Bee A Magician – “She is my all-time favorite. I know this might sound crazy to some. But I knew or at least sensed that she was something special the very first time I laid my eyes on her. I can still visualize it today. I pulled into White Birch Farm. Steve Williams was showing this filly to Bernie Noren. I looked at her and said to myself, ‘This is the One.’ Steve asked me if he could show her to me. I responded, ‘I’ve seen enough.’ That doesn’t mean that she fulfilled my expectations from the get go. She was one of the most difficult projects I’ve ever had in all my years of training horses. I had trained her mom, she was a real bitch. So was Bee A Magician at first. Not only couldn’t we get her to train well. We couldn’t get her to train at all. We couldn’t get her to go on the racetrack. She would do everything in her power to avoid it including striking, kicking or even laying down on the ground. Eventually we would get her to go, but only with a horse in front of her, one behind and one alongside her. Once she learned, she was fine, although never what I would call a sweetheart in terms of disposition.”
Venerable – “The best 2-year-old trotting filly that I or most anybody has ever had or seen. She is just a machine. I still don’t know what made her make that break last Friday. She was a little grabby warming up and appeared to be maybe a little that way in the race. Maybe I should have trained her a little harder before the race to take some of the edge off. I wish I knew for sure what caused her to do it. But that is racing, I guess. We have no choice but to put that race behind us and go forward.”
Bella Bellini – “Maybe the biggest mystery horse in all my years of training horses. She was, not quite, but pretty close to being a terrible 2-year-old. She did show some speed and that was probably the only good trait that she showed. She did everything else, poorly or not at all. She couldn’t even get around a great track like The Red Mile without doing something wrong. If anybody but Dave McDuffee owned her, I would have suggested that she not be brought back to race at 3. I’m not sure that I didn’t do that anyway. But Dave bred the filly and that family is so very close to his heart that he wanted to give her a try and see if another year would add to her maturity . We did. She is now a different horse. She may not be of the class that Bee A Magician was, but neither are too many horses. I’m fairly confident that she is the best 3-year-old trotting filly out there.”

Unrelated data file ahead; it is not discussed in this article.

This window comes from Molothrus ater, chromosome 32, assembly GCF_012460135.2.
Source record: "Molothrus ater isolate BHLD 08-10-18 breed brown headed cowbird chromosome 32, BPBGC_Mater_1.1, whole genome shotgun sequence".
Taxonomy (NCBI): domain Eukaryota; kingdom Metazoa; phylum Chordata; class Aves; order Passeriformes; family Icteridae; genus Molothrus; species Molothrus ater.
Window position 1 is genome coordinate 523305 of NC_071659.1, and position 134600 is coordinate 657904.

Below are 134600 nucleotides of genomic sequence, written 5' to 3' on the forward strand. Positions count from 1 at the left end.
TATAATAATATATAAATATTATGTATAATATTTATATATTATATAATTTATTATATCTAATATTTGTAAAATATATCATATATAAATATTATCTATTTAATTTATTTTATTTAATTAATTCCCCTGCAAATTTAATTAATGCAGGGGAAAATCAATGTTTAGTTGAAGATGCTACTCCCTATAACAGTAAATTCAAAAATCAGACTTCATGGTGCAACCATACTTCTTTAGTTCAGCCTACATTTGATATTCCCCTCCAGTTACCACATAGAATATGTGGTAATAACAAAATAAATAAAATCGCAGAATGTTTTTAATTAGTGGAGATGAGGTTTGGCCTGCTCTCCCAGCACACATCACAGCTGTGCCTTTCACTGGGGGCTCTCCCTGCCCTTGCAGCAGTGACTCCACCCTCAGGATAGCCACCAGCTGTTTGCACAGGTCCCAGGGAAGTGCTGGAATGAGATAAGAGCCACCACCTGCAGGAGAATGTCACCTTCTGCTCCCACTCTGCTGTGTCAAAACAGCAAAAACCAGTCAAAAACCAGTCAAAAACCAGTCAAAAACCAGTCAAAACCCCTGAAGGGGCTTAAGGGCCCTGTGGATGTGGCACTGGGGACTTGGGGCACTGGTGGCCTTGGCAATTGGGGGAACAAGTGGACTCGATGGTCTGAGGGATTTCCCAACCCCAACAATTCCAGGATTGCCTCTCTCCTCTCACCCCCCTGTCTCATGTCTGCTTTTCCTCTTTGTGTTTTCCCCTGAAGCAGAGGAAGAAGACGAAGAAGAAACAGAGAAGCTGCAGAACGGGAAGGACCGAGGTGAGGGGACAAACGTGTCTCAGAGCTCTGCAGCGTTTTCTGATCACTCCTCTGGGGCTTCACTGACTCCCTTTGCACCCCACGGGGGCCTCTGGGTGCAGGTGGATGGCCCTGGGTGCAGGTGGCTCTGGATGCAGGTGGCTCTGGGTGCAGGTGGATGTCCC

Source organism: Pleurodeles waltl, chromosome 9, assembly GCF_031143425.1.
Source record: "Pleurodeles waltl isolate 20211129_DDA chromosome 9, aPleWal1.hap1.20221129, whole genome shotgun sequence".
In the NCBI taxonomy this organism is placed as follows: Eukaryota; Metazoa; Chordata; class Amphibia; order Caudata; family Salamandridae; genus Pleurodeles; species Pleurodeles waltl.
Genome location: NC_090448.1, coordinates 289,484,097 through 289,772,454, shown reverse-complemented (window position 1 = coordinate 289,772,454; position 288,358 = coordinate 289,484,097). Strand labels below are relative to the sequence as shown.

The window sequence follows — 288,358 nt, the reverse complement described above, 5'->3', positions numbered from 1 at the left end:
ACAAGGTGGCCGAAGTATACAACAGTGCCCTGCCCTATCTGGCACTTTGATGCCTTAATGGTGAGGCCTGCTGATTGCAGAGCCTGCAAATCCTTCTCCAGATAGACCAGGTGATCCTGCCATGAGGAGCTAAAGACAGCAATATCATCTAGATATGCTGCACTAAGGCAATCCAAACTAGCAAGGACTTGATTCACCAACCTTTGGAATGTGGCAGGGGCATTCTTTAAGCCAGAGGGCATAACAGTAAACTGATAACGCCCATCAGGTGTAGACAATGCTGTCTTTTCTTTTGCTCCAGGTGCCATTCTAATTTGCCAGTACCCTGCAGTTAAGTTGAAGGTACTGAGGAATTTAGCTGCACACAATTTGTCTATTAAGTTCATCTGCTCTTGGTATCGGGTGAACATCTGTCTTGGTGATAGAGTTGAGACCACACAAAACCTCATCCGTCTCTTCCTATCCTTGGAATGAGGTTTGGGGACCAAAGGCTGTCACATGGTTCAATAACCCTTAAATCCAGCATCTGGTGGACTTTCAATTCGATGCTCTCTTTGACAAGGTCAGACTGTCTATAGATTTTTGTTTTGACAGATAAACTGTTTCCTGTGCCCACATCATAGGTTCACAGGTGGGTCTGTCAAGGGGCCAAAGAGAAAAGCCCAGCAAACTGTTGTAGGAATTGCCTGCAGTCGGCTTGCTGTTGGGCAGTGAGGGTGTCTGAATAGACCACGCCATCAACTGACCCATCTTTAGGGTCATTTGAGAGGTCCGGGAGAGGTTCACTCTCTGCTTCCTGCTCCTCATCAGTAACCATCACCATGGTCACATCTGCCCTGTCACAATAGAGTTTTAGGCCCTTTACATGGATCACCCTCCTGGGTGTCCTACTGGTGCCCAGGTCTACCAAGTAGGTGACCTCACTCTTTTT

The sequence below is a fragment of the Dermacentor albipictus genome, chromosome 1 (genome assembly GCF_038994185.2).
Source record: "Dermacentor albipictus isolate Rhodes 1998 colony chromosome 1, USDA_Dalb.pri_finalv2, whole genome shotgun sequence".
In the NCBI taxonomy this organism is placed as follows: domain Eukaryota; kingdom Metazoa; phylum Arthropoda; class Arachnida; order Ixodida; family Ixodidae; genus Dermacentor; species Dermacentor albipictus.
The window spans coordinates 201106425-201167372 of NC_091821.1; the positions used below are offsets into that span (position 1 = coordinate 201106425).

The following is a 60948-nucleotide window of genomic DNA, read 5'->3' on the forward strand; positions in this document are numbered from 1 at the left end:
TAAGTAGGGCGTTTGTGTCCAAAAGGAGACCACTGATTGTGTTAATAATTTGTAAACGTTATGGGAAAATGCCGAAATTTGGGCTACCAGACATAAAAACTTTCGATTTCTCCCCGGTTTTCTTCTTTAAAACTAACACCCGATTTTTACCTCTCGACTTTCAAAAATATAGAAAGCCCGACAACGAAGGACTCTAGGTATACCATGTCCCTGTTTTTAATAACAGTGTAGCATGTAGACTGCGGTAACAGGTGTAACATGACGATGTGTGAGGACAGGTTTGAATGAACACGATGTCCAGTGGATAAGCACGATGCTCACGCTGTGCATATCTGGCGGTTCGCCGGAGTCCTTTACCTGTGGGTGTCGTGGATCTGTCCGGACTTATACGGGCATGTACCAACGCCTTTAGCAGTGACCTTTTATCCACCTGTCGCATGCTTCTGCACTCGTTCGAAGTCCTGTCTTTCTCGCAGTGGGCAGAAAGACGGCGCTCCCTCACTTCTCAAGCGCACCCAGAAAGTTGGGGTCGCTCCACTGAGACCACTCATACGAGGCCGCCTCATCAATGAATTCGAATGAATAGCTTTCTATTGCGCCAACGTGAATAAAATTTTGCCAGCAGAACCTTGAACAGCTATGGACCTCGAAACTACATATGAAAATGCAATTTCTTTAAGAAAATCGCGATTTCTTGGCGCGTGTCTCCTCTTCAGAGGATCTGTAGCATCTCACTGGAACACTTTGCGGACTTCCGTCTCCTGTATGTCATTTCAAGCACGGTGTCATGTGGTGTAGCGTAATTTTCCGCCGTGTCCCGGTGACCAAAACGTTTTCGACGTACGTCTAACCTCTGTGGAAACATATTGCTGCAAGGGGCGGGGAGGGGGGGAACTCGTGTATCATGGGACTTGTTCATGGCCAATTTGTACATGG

Western Ideal – “Just a truly wonderful horse. We got him from Blair Burgess after a masterful prep job by him in his 4-year-old season. Most people know his story. He was just getting good at 2 when he nearly severed a tendon in a race at The Red Mile. If he hadn’t been in Lexington with so many great veterinarians and facilities around, he might not have even been saved. He spent his 3-year-old year in rehab at Brittany Farms. He was then prepped for his 4-year-old season by Blair. George Segal and his racing manager Myron Bell then sent him to Brett and me to race at 5. What a warrior he was. His epic battles with Dragon Again that year were races of legend. He won more of them than he lost. He was Older Pacer of the Year. He also became a great sire.”